It would be easy to think Home Depot is only taking flack after liberal, Trump-haters launched a hashtag boycott. Especially judging from the news reports about their boycott. But in fact, influential conservative supporters of the company including Dan Bongino, Pastor Greg Locke, PragerU, Tea Party Patriots’ Jenny Beth Martin, talk show host Joe Pagliarulo and YouTuber Mark Dice all used the hashtag while defending Home Depot. They were just ignored by reports from USA Today, Business Insider and MarketWatch.
No company is safe from the rabid haters of President Donald Trump. Home Depot was the latest company to be reviled on Twitter and threatened with a hashtag boycott after billionaire co-founder Bernie Marcus expressed support for Trump. Yet, Marcus retired from the company more than 15 years ago, according to MarketWatch.
Left-wing billionaire Tom Steyer is such a tease. The California mega-donor teased the media with a presidential run early in 2019, only to announce he wasn’t running. Now new reports suggest the major Democratic contributor and founder of Need to Impeach and NextGen America may jump into the crowded 2020 Democratic field after all.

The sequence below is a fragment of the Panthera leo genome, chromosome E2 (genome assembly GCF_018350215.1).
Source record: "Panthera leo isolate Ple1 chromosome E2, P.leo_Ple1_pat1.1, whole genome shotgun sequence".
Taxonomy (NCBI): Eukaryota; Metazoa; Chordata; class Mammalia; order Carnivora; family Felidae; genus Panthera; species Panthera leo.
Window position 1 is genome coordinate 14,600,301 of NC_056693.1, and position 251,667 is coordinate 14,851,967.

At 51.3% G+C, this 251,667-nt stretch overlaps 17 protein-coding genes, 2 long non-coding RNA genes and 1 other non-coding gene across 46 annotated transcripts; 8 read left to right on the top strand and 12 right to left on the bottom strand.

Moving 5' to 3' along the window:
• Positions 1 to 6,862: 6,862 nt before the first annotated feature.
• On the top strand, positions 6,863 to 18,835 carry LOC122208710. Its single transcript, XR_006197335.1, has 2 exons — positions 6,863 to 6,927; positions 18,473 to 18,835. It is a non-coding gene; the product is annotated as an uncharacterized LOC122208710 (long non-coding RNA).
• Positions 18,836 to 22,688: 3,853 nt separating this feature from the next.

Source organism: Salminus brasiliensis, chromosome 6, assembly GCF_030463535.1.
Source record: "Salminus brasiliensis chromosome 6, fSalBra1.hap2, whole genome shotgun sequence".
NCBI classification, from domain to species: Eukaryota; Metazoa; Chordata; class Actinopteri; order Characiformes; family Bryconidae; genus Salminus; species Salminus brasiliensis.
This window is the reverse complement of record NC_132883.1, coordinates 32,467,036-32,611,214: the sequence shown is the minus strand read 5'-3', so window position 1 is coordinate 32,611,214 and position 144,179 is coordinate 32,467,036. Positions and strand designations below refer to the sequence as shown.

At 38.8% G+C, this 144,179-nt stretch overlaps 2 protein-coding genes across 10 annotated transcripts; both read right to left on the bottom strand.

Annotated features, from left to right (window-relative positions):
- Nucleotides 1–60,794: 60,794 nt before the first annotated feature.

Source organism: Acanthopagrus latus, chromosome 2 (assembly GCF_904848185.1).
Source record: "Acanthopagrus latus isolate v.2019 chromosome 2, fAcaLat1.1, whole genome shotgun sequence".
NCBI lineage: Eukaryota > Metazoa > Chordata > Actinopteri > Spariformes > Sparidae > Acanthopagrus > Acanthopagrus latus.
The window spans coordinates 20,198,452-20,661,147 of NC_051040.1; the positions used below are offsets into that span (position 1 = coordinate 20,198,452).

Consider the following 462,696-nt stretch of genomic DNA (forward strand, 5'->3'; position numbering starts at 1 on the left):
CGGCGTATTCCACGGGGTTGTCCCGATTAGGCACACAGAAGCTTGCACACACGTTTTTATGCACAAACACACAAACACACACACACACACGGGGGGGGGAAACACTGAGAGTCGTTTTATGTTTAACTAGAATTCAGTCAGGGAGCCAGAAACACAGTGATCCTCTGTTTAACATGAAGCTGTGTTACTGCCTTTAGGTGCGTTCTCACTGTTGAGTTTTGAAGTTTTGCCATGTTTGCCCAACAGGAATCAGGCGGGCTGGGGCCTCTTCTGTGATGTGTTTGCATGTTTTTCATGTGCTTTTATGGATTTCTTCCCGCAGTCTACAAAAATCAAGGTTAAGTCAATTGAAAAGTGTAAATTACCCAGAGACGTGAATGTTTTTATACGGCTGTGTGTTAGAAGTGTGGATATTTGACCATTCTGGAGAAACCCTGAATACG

The left’s latest attempt to rally support for impeachment was a massive failure with everyone but Hollywood and some media. Liberal Billionaire Tom Steyer’s Need to Impeach group was joined by MoveOn, the Women’s March, Indivisible and others at an Impeach Trump Day of Action June 15.
A coalition of liberal groups including California Billionaire Tom Steyer’s Need to Impeach and MoveOn, the Women’s March, Indivisible and more held an Impeach Trump Day of Action June 15. Although, conservatives poked fun at the rallies that fell flat and had poor turnout — which might explain the minimal national media coverage of the events.
Former Mayor Michael Bloomberg reannounced a $500-million effort to eradicate coal and natural gas use in the U.S. on June 6. ABC, CBS and NBC news didn’t even flinch. That night the three broadcast evening shows made no time for the billionaire media mogul’s massive spending to shut down the rest of the nation’s coal plants by 2030 and start targeting natural gas plants. They also haven’t reported it since, much less scrutinized it even though he’s a high-profile liberal donor, media owner and maybe former politician.